Unless the members of Parliament think I am making light of these issues, I would like to quote some of the testimony that was brought before the committee from Nishnawbe-Aski Nation, which represents the 70 communities across the northern Treaty 9 area, an area I represent.
We are also concerned that these amendments to the act could affect our elders. Most of these people do not have birth certificates; few of them have a driver's licence. Leaving their communities to acquire photo identification is a severe hardship and in some instances it will be neither feasible nor affordable.
—we suggest that the proposed amendments have failed to take into consideration the realities of the people in our remote communities. They are based on the assumption that the majority of Canadian electors live in urban centres. Until government services are made available in an equitable manner to our people living in remote communities and the amendments to the act reflect the realities of the lives of our people....I suggest that the committee, if possible, visit some of our communities to better understand the challenges we face in our role as Canadian citizens.
This is the message I hear from the leadership in Nishnawbe-Aski Nation and the Mishkeegogamang tribal areas, and it is a message I want to bring to Parliament. Our people on the James Bay coast are not committing fraud. The biggest issue we have is encouraging them to see themselves as participants in the electoral system. That has been a hard sell. We need to ensure that more and more Canadians are entitled and encouraged to vote and are made to feel that voting is something worthwhile.
I will go back to the original point that I started to make.
We have put this forward as the only bill so far of electoral reform in this Parliament, and it is to deal with fraud. We have had almost zero cases of fraud in the electoral system. Yet we know this bill would disenfranchise hundreds, if not thousands, across Canada. For the one person convicted of fraud in 2006, for the zero persons in 2004, for the three convicted in 2000, what we are setting out to do is to go after many people on the margins who right now we should be trying to encourage to vote.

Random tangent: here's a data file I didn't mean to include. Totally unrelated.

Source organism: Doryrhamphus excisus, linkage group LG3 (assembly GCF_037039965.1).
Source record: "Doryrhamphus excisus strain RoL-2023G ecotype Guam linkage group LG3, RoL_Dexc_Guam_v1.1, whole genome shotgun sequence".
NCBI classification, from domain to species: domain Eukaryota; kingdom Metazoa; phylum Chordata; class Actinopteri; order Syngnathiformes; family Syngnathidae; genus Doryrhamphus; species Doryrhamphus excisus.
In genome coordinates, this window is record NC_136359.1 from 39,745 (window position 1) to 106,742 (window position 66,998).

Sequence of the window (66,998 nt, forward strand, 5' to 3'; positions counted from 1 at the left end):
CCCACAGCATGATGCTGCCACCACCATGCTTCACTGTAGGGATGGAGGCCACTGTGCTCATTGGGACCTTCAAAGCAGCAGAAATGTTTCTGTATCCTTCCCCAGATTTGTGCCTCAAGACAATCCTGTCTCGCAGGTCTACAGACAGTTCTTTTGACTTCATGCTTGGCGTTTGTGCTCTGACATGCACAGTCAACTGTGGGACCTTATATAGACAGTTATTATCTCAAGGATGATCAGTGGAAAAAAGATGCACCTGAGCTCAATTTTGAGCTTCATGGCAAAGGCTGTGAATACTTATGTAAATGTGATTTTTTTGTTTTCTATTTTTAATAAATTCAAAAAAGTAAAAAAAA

I will conclude with this whole question of allowing political parties access to birth dates. Some people might say this is a minor issue, it is a way of ensuring fairness. I do not impugn any political parties here or any political regions in the country, but I suggest that is in there for the crassest political opportunism. The idea of outreach in certain parties is to get people's birth date and then phone them on their birthday and say, “Hi, it's Bob, your MP, phoning you on your birthday”, and that is supposed to suffice.
In fact, I first heard about this trick from a MLA from Quebec who said, “You know, this is the one thing I do all year, I make sure I phone everybody on their birthday, and they love it. And you know what? I don`t have to do much else”.
What we are saying is, in the interest of going after the fraudsters, we have to ensure that every political party can ensure that they can phone constituents on their birthdays just to secure their vote. That is the reason we are talking about this today.
Let us be honest. I know it is a sin as a politician, and I have to admit it, to give away trade secrets to the general public so they know how politicians really act. However, I feel incumbent at this moment to stand up and speak. The reason we want their birth date information is so we can hit them up on their birthday and secure a vote. I think that is fairly cynical, just as I feel a lot about this bill.
I would encourage the members to consider the bigger issue, which is that we need to find ways for people to have confidence in the democratic system and to feel as if they can become involved. I am concerned that what we are going after is a chimera because we have not seen the evidence of fraud to back up the need for this. If there were large areas, I would consider it, but at this point I cannot see further disenfranchising the communities in my riding, such as Ogoki, Kashechewan, Attawapiskat, Peawanuck, Moosonee and Moose Factory. I cannot see people from those communities, who have already been marginalized enough, feeling that they need to do anything more than to show up and say that they are citizens of this country.
As it says in the Charter of Rights and Freedoms, every citizen of Canada has the right to vote in an election of members of the House of Commons or a legislative assembly and to be qualified for membership therein, end of story. There are no qualifications. It does not say anything about bringing ID. It does not say anything about people having to give out their birth date information. They have that right.